Shelton reps demand Dems fix grocery tax

House and Senate Republicans on Wednesday, Sept. 18, called upon Gov. Ned Lamont to bring the legislature into special session to fix a piece of legislation passed in the Democrat state budget that created new taxes on hundreds of grocery store foods, and also substantially increased taxes on prepared meals.

Recently, the Connecticut Department of Revenue Services (DRS) released an advisory statement clarifying the long list of restaurant meals and food items the Democrat-approved 7.35% tax will be applied to, including dozens of products that have not previously been taxed. DRS also clarified that the total 7.35% tax rate will be effective in grocery stores, “which previously taxed meals in a different manner than other eating establishments.

The new law is set to take effect on Oct. 1.

"We are with the growing number of Connecticut residents who have called, commented on Facebook, or emailed about their disapproval with this grocery tax,” said state Rep. Ben McGorty. “The majority party should listen to the people and get back to Hartford to fix this huge tax increase.”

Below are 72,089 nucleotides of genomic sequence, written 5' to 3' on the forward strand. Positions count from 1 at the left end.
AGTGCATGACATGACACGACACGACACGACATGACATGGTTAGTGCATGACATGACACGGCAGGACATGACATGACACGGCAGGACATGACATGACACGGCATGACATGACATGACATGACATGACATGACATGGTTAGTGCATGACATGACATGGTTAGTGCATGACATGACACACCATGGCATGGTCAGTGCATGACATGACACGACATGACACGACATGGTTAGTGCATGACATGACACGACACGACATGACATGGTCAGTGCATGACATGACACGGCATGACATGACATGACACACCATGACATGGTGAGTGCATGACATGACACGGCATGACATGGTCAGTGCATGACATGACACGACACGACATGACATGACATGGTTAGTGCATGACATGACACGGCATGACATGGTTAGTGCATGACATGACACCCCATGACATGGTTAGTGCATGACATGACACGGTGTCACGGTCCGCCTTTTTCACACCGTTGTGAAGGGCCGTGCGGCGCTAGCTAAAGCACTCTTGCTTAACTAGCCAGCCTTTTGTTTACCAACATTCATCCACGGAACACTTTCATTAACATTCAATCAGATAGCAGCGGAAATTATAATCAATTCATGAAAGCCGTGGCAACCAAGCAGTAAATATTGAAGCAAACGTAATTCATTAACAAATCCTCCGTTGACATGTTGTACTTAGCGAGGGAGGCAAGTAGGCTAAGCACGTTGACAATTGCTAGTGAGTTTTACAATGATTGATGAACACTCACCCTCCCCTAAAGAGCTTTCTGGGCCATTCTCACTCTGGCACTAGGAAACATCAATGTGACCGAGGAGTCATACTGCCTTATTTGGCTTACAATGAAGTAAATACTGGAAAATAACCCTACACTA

“We don’t need a meeting with DRS to prevent this tax increase,” added state Rep. Jason Perillo, “we can go back into a special session and do what is right by changing this law. It is clear that the people of Connecticut don’t want this tax to move forward.”

The House of Representatives need 76 members to sign a petition to force a special session and the state Senate would need 19 petition signatures.

According to DRS, in addition to many beverages, examples of “Meals” that will be taxed at 7.35% in eating establishments and grocery stores includes, but is not limited to, sandwiches, grinders, and wraps; popsicles, ice cream cones; salads sold at salad bars; macaroni and potato salads; donuts, muffins, rolls, bagels, pastries and cookies; pies or cakes by the slice; chips, popcorn, kettle corn, nuts, trail mix, crackers, snack cakes, or other snack foods; pizza, whole or by the slice; cooked chicken sold by the piece, buckets of chicken and whole cooked chickens; hot dogs served on a bun or heated; all beverages provided with the sale of a taxable meal; hot buffet foods; cooked to order food; any other snack foods kept warm for purchase, and more.